All the prognostication about the Bush administration aside, one thing is clear: Four years from now, Americans should have a very clear understanding of our new president's level of success or failure.
The reason for this? Simply put, the generally accepted benchmarks are, more than ever before, so obvious and so readily expressed statistically. We know where the stock market sits today; we will know in four years. We know the rate of growth today; we will know in four years. We know the level of inflation today; we will know in four years. We know that today American forces aren't engaged in combat. Bush starts here and ends there; he has no crisis to divert his attention, and, except for the price of oil, he opens his administration relatively free of external political perturbations, except those of his own making.
By comparison, the accomplishments or failures of recent administrations have been murky.
The Cold War was overarching. It colored political claims made during the '50s, '60s, '70s and '80s. Truman, guided by Dean Acheson, led the United States into the bipolar world; but it was this same administration that was savaged by the Republican right before and during the Korean War for being too soft on Communism. Then came Eisenhower, who effectively did little more than carry out negotiations underway when he came to office, negotiations, which led us to an armistice. So, who gets the blame, and who gets the credit, assuming any is due? We know now that Truman was shortchanged at the time. But that was all that mattered in the 1952 election.
Or consider how Vietnam defined four presidencies, each, in its turn, blaming the previous for the mess, none able to claim much success.
Then came the inflation and stagnation of the middle and late '70s. Was it Ford's fault? Or Carter's? Or maybe we should go back to Nixon? Or even Johnson and his doomed guns and butter strategy. Who could be sure?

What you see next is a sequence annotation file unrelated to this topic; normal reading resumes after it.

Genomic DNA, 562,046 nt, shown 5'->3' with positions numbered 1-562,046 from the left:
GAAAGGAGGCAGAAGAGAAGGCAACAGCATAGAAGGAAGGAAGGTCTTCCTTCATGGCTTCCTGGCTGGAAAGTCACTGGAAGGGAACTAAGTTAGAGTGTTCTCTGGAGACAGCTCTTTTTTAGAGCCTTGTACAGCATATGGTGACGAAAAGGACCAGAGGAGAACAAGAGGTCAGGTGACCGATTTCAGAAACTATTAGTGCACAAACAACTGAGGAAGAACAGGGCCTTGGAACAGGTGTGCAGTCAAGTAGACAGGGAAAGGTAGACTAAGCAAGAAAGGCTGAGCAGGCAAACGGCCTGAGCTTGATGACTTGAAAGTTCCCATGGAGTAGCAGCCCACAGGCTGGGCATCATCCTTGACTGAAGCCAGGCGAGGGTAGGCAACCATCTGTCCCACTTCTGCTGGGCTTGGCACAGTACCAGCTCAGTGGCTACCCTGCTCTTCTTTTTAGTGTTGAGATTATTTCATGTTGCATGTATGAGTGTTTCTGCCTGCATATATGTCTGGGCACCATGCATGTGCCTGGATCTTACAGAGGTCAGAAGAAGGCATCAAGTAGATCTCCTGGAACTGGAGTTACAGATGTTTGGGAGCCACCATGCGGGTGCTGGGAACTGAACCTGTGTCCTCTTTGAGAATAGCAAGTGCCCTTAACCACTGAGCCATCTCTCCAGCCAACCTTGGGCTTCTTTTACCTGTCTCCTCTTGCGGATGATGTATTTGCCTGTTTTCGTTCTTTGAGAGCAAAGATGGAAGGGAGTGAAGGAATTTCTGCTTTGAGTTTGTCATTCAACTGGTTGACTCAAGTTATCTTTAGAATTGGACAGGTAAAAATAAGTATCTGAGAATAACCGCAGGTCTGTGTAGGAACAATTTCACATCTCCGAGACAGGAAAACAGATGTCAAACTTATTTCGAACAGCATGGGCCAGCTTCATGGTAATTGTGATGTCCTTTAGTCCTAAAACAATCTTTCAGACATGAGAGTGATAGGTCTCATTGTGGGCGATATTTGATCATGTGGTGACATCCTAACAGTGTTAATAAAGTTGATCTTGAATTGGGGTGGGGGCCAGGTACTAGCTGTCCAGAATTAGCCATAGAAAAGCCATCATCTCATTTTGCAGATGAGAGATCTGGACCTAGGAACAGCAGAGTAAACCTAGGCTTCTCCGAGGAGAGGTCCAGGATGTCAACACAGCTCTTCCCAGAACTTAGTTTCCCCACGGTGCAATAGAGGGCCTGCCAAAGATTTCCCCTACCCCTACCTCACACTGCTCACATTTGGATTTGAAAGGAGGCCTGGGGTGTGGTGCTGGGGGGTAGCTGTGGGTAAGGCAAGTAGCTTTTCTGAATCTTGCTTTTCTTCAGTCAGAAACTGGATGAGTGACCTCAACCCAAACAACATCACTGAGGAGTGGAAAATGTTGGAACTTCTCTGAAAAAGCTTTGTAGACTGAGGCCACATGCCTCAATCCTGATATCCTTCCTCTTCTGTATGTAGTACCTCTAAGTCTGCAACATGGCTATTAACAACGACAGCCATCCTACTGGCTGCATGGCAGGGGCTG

The Cold War ending? The USSR fell apart on Bush's watch, but was it Reagan's arms buildup that did it? Or was it the relentless arms race that preceded Reagan? Or was it just that the Soviet Union collapsed under its own weight?
The Gulf War? At the time of the "victory," a number of old Carter hands, including Harold Brown, Carter's Defense Secretary, did some personal thumbs up, for that war, as it turned out, was won largely with so-called "smart" weapons developed on Carter's watch.
Had Clinton not made a mess of his personal life, my guess is that Gore could have made a clearer case; but even then the issue would have been, was it Reagan's supply side finally kicking in, or did Bill make the economy hum?
But now, eight years later, can there be any question? I don't think so. Clinton left things as he left them. The numbers are posted. And now what? America awaits.
Never before has the stock market loomed as such an important indicator. Half of America has investments in the market, compared to less than 5 percent when Eisenhower took office. Voters today are stakeholders as never before, and, as we know, the stock market numbers today can and are being read just after (or perhaps even before) the baseball box scores.